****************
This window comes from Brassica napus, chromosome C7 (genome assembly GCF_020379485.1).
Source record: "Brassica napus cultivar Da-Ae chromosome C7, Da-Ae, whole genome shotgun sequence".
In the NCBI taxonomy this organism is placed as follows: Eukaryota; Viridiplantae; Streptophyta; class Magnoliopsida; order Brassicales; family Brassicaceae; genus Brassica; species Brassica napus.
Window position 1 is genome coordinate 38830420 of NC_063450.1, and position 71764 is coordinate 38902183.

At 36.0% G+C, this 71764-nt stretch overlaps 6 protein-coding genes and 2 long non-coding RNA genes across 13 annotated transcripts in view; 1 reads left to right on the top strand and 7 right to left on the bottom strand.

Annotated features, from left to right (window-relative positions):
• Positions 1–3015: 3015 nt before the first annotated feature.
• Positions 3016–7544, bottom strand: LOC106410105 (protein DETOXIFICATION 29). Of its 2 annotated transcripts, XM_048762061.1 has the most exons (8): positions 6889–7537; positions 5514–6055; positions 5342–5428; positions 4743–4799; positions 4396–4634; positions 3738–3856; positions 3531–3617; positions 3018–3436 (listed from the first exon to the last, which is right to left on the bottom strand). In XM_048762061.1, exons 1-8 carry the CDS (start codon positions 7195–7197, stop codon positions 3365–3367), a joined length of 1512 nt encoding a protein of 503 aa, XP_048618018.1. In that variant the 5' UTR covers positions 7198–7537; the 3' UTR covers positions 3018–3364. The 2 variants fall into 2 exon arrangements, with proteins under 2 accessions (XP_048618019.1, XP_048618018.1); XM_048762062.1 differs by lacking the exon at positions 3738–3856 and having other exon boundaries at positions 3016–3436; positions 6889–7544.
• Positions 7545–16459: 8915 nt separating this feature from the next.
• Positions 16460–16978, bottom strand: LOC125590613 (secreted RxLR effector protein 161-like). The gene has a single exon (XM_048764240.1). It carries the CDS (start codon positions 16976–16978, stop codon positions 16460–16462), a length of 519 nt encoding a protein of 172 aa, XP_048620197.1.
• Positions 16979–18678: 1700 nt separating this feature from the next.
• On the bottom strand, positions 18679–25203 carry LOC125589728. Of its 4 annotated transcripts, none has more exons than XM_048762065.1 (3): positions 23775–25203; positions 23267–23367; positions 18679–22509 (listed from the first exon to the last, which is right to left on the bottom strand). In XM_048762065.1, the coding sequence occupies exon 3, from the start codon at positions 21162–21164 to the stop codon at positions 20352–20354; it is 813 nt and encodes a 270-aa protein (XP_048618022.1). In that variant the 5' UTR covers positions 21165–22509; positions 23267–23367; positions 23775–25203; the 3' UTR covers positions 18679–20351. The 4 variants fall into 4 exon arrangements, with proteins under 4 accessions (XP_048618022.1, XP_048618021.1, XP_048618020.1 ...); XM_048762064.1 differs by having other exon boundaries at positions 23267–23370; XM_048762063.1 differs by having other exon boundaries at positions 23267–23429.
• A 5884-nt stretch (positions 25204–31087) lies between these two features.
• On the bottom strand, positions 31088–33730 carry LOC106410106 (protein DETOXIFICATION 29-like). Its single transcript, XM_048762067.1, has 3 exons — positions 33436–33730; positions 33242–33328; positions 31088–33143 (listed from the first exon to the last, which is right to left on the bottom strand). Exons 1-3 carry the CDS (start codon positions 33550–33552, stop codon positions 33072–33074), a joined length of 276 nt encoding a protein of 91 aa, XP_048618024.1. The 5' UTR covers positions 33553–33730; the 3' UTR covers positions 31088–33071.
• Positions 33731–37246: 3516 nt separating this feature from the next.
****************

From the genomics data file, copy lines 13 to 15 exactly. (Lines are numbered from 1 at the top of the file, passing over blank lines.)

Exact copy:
• A 5884-nt stretch (positions 25204–31087) lies between these two features.
• On the bottom strand, positions 31088–33730 carry LOC106410106 (protein DETOXIFICATION 29-like). Its single transcript, XM_048762067.1, has 3 exons — positions 33436–33730; positions 33242–33328; positions 31088–33143 (listed from the first exon to the last, which is right to left on the bottom strand). Exons 1-3 carry the CDS (start codon positions 33550–33552, stop codon positions 33072–33074), a joined length of 276 nt encoding a protein of 91 aa, XP_048618024.1. The 5' UTR covers positions 33553–33730; the 3' UTR covers positions 31088–33071.
• Positions 33731–37246: 3516 nt separating this feature from the next.